10 things you need to know about arms sales to Africa - and why Algeria and Uganda are big buyers

The battlefield losses by Boko Haram are not by chance, new data on the global weapons trade shows.

IN September 2014 South African authorities seized $9.3 million stashed in three suitcases on a private Nigerian jet, sparking a fallout between the two countries, which have in recent years maintained an uneasy relationship.

Nigerian authorities said the cash, all in $100 bills, was meant for legitimate arms purchases, as it sought to turn the tide following criticism over its fumbled handling of the Boko Haram insurgency.

The militants have been active since 2009, but it is only in recent weeks that a regional multinational force has gained an undisputed battlefield advantage over the group, which is blamed for nearly 15,000 deaths mainly in north-eastern Nigeria.

Those gains are not by chance—Nigeria and Cameroon have in recent months been recipients of several arms deliveries, new data on international arms transfers from the Stockholm International Peace Research Institute (SIPRI) shows.

In an interview last week, president Goodluck Jonathan blamed the military’s inability to put down the rebellion previously to a lack of weapons and resources, which have now come through.  

It is in keeping with global trends showing an upward swing in arms exports, with the volumes in 2010-2014 some 16% higher than in the preceding five years. The US, Russia, China, Germany and France are the five biggest exporters, while India, Saudi Arabia, China, the UAE and Pakistan took most deliveries globally.

We looked at the arms transfer sales  data on Africa, ahead of the release of military expenditure figures by the Sweden-based research institution next month. 

1: Africa received 9% of all global arms deliveries between 2010-14, the least of all the regions, but still a 45% increase over 2005-2009. SIPRI uses a five-year moving average due to yearly fluctuations in arms sales numbers. 

2: States in sub-Saharan Africa received 42% of all imports into the continent, led by rivals Sudan and Uganda as the largest importers, at 15% and 14% of the subregional total respectively. Sudan is battling rebels internally, while Uganda has in recent years assumed the role of regional policeman, seen in intervention in countries such as South Sudan, DR Congo (with disastrous consequences), Central African Republic, and its on-going participation in peacekeeping operations such as in Somalia.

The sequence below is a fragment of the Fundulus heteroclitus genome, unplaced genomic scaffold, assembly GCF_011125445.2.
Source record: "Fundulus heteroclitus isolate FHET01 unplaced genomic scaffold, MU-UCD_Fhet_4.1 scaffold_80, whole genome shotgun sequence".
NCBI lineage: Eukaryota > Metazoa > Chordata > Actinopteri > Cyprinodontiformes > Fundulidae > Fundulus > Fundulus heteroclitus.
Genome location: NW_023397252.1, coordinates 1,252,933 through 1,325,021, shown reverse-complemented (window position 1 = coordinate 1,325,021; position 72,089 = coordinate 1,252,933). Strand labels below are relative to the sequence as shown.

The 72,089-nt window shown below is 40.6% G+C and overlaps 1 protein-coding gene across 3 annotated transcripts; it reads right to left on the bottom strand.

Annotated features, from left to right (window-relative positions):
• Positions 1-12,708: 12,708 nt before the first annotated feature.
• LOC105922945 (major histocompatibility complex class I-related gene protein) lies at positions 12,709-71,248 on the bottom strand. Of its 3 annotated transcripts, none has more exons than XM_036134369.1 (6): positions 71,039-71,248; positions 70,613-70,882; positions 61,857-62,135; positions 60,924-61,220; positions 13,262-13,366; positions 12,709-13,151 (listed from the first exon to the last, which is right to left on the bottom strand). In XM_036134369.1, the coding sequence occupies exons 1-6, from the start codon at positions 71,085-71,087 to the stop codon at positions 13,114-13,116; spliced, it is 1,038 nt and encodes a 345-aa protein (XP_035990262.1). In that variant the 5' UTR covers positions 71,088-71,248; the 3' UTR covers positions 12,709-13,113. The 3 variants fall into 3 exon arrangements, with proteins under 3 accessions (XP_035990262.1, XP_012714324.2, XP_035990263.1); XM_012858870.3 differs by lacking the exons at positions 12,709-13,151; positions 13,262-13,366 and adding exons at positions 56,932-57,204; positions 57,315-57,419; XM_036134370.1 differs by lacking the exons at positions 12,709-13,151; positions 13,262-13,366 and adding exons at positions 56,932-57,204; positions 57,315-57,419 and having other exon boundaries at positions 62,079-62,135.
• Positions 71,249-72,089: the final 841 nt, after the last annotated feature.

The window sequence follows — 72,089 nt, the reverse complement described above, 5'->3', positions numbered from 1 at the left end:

3: Despite these figures, understanding the impact of arms sales to Africa can be a bit like groping in the dark. In many cases they fuel conflict, in others they are used legitimately for defence or peacekeeping operations. These grey areas are why it is so difficult to get accurate data on the continent—while countries in the region regularly express support for conventional arms control initiatives, their low level of participation in the UN Register of Conventional Arms (UNROCA)—the key intergovernmental reporting instrument on conventional arms—casts doubts on their willingness to actively control arms. Just seven African countries  have ratified the Arms Trade Treaty which came into force in December for example.

4: With China, the US and Russia among the biggest suppliers to Africa, their motives are diverse—from direct financial gain to “strengthening strengthening political influence in sub-Saharan Africa in order to gain access to natural resources and to further the security interest of the supplier,” SIPRI notes in a policy  paper on the region. The outcome is a different interpretation of rules such as UN embargoes, more often not contributing to conflict in the region.

5: The three largest importers in the continent 2010-14 were Algeria which is in conflict with rebel groups and which took 30% of imports into the region, Morocco (26%) and Sudan, which took stock of 6% of arms. 

6: The US restarted deliveries to Egypt in 2014, which it had restrained following the military coup in the country in 2013. SIPRI says the most notable delivery was for 10 combat helicopters, considered key in Egypt’s military campaign against Sinai rebels.

7: Neighbours Morocco and Algeria appear to be involved in an arms race of sorts—the latter increased deliveries by 3% between 2005-09 and 2010-14, buying its stock from Italy, Russia and China. Morocco saw imports increased elevenfold over the same period. Algiers appears to have the last laugh—it has a raft of outstanding orders, unlike its rival.

8: Several suppliers sent weapons to Nigeria and Cameroon to fulfill their urgent need for equipment to fight militant group Boko Haram, widely blamed for the terrorists’ longevity, despite the former spending twice as much on defence as on education. Both countries last year ordered and received choppers from China and Russia, and armoured vehicles from China, South Africa, Ukraine and Czech Republic.

9: African independent companies have also taken advantage of the war against the Islamic State. Ivor Ichikowitz, the founder of Africa’s biggest privately owned arms company Paramount Group, recently won an order to sell 50 armoured vehicles worth more than $1 million each to Jordan. He expects more business to follow with Middle Eastern governments looking to bolster their defences.

10: Despite this, no African company features among SIPRI’s list (pdf) of the world’s 100 largest arms-producing and military services companies, which in 2013 saw combined sales of $402 billion—or a fifth of Africa’s GDP. Two thirds of the firms are headquartered either in the US or Western Europe. The last entry on the list made $770 million in sales in that year.

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